Turning Problems into Challenges

Thinking of your problems as challenges is, apparently, the first step to overcoming them. It fosters a positive attitude, because challenges seem nobler and more surmountable than your garden variety problems. Whereas problems niggle and prevent us from achieving our goals, challenges are goals in themselves and demand to be met.

Problems tend to promote black-and-white thinking: we think of them as either “solved” or “unsolved.” In contrast, we think of challenges as being fought over numerous battles, with each battle won bringing us closer to the ultimate goal of overcoming the challenge. This is particularly helpful when you are facing a complex and/or long-term issue like mental illness.

If you think of your mental illness as a problem, you set yourself up for failure because you cannot cure it in one fell swoop. There is no single action you can take to solve all of your mental health issues, although there are many actions you can take which have significant effects. Considering your mental illness as a challenge, on the other hand, helps you to tackle the issues you face.

Why it’s helpful to view mental illness as a challenge, not a problem:

  1. It reminds you that there will be ups and downs. Progress is rarely linear when tackling a challenge, especially when that challenge is dealing with mental illness. There will be good days and bad. It’s easier to cope when you see these fluctuations as a natural part of overcoming challenges.
  2. It encourages you to break down the challenge into smaller goals. Doing this is essential when you are facing complex issues. Every small goal you achieve is a vital step to overcoming the challenge. When you realise this, you learn to value every stage of progress, no matter how small, and slip-ups are less demoralising.
  3. It promotes a multi-faceted approach. Because challenges are complex, we accept that we will have to tackle different aspects of the challenge. If you planned to climb Everest, you would have to consider a variety of things and develop a number of skills. It’s not enough to buy a plane ticket and show up. You have to plan your ascent, raise money, improve your fitness, buy the appropriate equipment, etc. Addressing the challenge of mental illness likewise demands that you consider every angle.

Pinpointing your challenge/s.

Mental illness is a challenge because it prevents us from living the life we want. The life you want to live is individual to you and you have to decide what you want to achieve, the type of lifestyle you would like to have, the type of relationships you want, etc. It could be argued that many mental health conditions need to be managed rather than cured, so the illness itself is not a challenge — its effects are the real challenge/s you need to face. Whatever you view on whether all mental illnesses can be cured, it is useful to think of managing your mental health rather than curing an illness.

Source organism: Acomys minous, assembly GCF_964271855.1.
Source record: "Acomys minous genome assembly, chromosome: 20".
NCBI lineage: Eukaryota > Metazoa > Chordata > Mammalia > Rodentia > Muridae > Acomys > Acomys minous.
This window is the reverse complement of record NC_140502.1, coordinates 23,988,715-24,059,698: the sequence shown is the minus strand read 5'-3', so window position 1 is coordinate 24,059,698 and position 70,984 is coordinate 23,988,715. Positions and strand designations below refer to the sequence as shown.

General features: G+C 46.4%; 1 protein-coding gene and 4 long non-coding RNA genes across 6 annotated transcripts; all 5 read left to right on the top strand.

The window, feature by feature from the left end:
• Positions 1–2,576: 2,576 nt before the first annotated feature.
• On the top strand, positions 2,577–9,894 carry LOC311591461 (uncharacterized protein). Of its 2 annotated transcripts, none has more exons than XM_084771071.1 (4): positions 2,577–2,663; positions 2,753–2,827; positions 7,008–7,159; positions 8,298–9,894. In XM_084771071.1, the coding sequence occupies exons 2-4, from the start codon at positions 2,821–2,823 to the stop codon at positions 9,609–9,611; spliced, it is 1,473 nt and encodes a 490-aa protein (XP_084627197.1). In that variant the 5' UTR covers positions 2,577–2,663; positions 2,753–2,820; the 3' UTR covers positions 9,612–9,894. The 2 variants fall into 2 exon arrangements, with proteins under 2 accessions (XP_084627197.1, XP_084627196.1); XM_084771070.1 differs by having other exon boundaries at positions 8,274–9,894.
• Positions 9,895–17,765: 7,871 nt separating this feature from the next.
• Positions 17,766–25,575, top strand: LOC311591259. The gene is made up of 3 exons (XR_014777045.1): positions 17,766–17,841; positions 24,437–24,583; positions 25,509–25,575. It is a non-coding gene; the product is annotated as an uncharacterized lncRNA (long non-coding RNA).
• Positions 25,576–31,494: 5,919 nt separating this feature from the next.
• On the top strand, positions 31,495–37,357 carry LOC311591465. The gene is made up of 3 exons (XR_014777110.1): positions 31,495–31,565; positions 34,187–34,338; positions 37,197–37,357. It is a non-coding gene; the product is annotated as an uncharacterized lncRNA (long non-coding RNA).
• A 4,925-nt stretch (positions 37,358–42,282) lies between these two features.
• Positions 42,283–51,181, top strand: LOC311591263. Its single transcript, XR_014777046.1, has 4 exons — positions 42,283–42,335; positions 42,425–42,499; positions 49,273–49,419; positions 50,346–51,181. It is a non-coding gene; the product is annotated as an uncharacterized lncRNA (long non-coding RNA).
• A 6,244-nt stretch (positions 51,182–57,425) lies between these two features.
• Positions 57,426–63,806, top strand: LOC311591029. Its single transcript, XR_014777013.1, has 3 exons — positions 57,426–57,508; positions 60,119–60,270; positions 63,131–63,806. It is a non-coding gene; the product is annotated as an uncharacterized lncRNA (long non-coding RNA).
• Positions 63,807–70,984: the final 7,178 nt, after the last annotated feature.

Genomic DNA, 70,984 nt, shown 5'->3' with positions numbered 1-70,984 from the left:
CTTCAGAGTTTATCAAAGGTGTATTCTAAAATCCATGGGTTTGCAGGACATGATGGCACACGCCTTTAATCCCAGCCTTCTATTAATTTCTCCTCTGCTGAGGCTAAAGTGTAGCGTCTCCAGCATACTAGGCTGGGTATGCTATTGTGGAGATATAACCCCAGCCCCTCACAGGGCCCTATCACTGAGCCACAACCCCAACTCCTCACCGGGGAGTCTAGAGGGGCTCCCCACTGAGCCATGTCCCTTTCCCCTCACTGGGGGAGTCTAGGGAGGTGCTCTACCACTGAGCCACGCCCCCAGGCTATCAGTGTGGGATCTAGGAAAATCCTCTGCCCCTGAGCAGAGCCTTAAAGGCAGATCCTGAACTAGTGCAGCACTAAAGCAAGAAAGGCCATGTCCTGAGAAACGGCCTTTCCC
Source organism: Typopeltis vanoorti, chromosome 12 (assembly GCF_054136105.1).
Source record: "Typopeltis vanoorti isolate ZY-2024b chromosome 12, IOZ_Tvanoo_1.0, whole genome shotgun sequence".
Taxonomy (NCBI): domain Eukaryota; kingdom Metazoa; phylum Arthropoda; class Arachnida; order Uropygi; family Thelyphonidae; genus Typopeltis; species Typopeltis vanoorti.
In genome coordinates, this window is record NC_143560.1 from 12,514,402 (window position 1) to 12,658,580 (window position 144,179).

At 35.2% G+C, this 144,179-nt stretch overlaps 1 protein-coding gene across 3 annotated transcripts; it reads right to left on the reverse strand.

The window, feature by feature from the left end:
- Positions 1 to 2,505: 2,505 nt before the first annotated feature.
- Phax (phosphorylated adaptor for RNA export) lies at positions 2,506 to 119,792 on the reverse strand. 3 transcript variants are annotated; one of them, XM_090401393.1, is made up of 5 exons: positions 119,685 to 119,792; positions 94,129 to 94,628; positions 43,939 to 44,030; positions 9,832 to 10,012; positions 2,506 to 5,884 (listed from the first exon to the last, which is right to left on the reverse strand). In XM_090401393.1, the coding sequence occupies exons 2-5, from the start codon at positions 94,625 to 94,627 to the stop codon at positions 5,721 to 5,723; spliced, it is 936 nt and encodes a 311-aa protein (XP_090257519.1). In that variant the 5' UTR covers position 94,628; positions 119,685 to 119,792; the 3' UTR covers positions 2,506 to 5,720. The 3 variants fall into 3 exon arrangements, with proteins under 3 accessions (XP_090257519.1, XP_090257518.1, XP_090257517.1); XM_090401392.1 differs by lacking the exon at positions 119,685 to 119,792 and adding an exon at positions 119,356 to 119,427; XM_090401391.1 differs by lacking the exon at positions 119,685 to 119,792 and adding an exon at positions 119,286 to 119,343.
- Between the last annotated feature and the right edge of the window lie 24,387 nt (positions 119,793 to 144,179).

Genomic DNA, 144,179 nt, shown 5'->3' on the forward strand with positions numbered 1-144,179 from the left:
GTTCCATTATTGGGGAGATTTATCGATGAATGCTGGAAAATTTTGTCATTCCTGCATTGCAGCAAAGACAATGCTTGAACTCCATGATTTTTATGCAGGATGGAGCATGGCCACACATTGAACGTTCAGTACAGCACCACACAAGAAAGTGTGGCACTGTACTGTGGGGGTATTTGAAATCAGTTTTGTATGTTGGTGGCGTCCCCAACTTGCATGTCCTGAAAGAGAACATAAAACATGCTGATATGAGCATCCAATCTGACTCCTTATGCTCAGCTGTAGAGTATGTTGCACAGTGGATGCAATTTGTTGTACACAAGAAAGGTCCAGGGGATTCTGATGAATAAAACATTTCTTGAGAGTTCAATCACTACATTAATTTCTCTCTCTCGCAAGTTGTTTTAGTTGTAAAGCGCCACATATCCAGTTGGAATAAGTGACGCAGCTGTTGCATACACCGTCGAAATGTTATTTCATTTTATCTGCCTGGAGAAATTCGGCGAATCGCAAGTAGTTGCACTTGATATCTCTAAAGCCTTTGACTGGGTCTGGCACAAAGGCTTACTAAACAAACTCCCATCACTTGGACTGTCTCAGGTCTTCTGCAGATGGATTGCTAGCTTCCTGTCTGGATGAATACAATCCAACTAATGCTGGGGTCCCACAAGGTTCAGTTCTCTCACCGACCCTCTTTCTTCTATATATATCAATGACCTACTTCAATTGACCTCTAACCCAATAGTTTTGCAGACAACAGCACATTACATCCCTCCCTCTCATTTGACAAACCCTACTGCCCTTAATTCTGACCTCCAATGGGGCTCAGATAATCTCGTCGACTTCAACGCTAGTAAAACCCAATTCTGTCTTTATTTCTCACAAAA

For one thing, everybody has to manage their mental health. Regardless of whether you have experienced mental illness, you have a mental health profile — just as everyone has a physical health profile. You have fears and emotions. Your confidence fluctuates. You have thoughts. These are all aspects of mental health; aspects you need to consider if they are preventing you from living the life you want.

Life doesn’t stop when you have a mental illness, even if it often feels like it has stopped. Viewing your mental health as part of your challenge/s reminds you that mental illness is a part of your life, not its whole. One of my challenges is building a freelance writing career while coping with depression and anxiety. Note that my challenge is not to cope with depression and anxiety and then build a freelance writing career. I can’t put my life on hold — I have tried to put it on hold before and it doesn’t work!

Trying to cure your mental illness before striving towards other goals is a sign that you are thinking of your mental illness as a problem, not a challenge. Start with small goals: one of my past challenges was to shower and eat proper meals despite feeling depressed. A challenge I recently overcame, taking my dog for a walk on my own, seems small to most people but was a big deal for me. Your challenges are unique to you.

It’s all about shifting your perspective.

When you have mental health issues, it’s difficult to see past them. Reframing your problems as challenges helps you to see that moving past them is a possibility. Even if it feels like a very distant possibility, the shift in how you think still makes a difference. Your attitude will gradually change simply because you are aware of this possibility.

After all, hope is intrinsic to challenges.